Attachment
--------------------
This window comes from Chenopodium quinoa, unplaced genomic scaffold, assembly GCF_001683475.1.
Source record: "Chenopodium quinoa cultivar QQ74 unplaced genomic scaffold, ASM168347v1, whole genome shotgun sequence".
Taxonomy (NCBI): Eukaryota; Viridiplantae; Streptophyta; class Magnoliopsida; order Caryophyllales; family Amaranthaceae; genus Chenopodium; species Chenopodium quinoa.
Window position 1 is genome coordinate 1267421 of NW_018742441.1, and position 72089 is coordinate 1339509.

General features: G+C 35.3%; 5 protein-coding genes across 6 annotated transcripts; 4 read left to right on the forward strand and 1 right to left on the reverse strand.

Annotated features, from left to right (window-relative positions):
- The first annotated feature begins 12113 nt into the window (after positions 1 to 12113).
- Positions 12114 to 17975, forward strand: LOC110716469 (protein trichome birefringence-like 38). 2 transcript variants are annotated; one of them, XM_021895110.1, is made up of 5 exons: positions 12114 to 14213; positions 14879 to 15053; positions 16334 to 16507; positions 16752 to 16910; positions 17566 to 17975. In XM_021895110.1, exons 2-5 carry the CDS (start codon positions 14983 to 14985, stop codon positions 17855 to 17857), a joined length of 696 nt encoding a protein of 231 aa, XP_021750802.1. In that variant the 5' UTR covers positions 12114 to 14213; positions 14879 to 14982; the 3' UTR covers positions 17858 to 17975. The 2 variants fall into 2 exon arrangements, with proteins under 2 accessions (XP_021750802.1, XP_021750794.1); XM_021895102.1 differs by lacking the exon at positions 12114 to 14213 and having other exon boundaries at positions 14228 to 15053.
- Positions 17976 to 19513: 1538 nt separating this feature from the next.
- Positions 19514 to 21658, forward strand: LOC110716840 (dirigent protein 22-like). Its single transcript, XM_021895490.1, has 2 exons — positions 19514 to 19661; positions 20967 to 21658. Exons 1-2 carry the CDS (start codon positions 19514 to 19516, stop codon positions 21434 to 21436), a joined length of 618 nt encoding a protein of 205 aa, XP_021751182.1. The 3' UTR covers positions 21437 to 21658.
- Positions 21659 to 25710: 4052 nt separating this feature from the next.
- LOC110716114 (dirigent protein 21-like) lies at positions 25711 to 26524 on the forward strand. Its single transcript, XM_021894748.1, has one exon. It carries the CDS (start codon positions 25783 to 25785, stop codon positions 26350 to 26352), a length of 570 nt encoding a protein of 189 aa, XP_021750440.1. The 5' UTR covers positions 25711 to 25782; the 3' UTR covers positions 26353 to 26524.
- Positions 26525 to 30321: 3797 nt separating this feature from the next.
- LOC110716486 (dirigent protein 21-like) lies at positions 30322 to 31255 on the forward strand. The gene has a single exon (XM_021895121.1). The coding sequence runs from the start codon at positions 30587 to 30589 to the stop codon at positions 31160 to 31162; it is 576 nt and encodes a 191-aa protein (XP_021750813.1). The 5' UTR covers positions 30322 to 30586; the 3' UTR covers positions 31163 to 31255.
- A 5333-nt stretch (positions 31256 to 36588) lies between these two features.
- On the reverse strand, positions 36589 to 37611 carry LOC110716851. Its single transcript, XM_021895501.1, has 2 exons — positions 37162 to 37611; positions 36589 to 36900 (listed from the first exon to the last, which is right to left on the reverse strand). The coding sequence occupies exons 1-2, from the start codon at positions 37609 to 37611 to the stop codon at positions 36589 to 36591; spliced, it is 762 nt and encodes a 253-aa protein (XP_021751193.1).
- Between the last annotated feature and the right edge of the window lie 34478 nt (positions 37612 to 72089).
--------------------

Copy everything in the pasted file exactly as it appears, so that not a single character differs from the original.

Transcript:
This window comes from Chenopodium quinoa, unplaced genomic scaffold, assembly GCF_001683475.1.
Source record: "Chenopodium quinoa cultivar QQ74 unplaced genomic scaffold, ASM168347v1, whole genome shotgun sequence".
Taxonomy (NCBI): Eukaryota; Viridiplantae; Streptophyta; class Magnoliopsida; order Caryophyllales; family Amaranthaceae; genus Chenopodium; species Chenopodium quinoa.
Window position 1 is genome coordinate 1267421 of NW_018742441.1, and position 72089 is coordinate 1339509.

General features: G+C 35.3%; 5 protein-coding genes across 6 annotated transcripts; 4 read left to right on the forward strand and 1 right to left on the reverse strand.

Annotated features, from left to right (window-relative positions):
- The first annotated feature begins 12113 nt into the window (after positions 1 to 12113).
- Positions 12114 to 17975, forward strand: LOC110716469 (protein trichome birefringence-like 38). 2 transcript variants are annotated; one of them, XM_021895110.1, is made up of 5 exons: positions 12114 to 14213; positions 14879 to 15053; positions 16334 to 16507; positions 16752 to 16910; positions 17566 to 17975. In XM_021895110.1, exons 2-5 carry the CDS (start codon positions 14983 to 14985, stop codon positions 17855 to 17857), a joined length of 696 nt encoding a protein of 231 aa, XP_021750802.1. In that variant the 5' UTR covers positions 12114 to 14213; positions 14879 to 14982; the 3' UTR covers positions 17858 to 17975. The 2 variants fall into 2 exon arrangements, with proteins under 2 accessions (XP_021750802.1, XP_021750794.1); XM_021895102.1 differs by lacking the exon at positions 12114 to 14213 and having other exon boundaries at positions 14228 to 15053.
- Positions 17976 to 19513: 1538 nt separating this feature from the next.
- Positions 19514 to 21658, forward strand: LOC110716840 (dirigent protein 22-like). Its single transcript, XM_021895490.1, has 2 exons — positions 19514 to 19661; positions 20967 to 21658. Exons 1-2 carry the CDS (start codon positions 19514 to 19516, stop codon positions 21434 to 21436), a joined length of 618 nt encoding a protein of 205 aa, XP_021751182.1. The 3' UTR covers positions 21437 to 21658.
- Positions 21659 to 25710: 4052 nt separating this feature from the next.
- LOC110716114 (dirigent protein 21-like) lies at positions 25711 to 26524 on the forward strand. Its single transcript, XM_021894748.1, has one exon. It carries the CDS (start codon positions 25783 to 25785, stop codon positions 26350 to 26352), a length of 570 nt encoding a protein of 189 aa, XP_021750440.1. The 5' UTR covers positions 25711 to 25782; the 3' UTR covers positions 26353 to 26524.
- Positions 26525 to 30321: 3797 nt separating this feature from the next.
- LOC110716486 (dirigent protein 21-like) lies at positions 30322 to 31255 on the forward strand. The gene has a single exon (XM_021895121.1). The coding sequence runs from the start codon at positions 30587 to 30589 to the stop codon at positions 31160 to 31162; it is 576 nt and encodes a 191-aa protein (XP_021750813.1). The 5' UTR covers positions 30322 to 30586; the 3' UTR covers positions 31163 to 31255.
- A 5333-nt stretch (positions 31256 to 36588) lies between these two features.
- On the reverse strand, positions 36589 to 37611 carry LOC110716851. Its single transcript, XM_021895501.1, has 2 exons — positions 37162 to 37611; positions 36589 to 36900 (listed from the first exon to the last, which is right to left on the reverse strand). The coding sequence occupies exons 1-2, from the start codon at positions 37609 to 37611 to the stop codon at positions 36589 to 36591; spliced, it is 762 nt and encodes a 253-aa protein (XP_021751193.1).
- Between the last annotated feature and the right edge of the window lie 34478 nt (positions 37612 to 72089).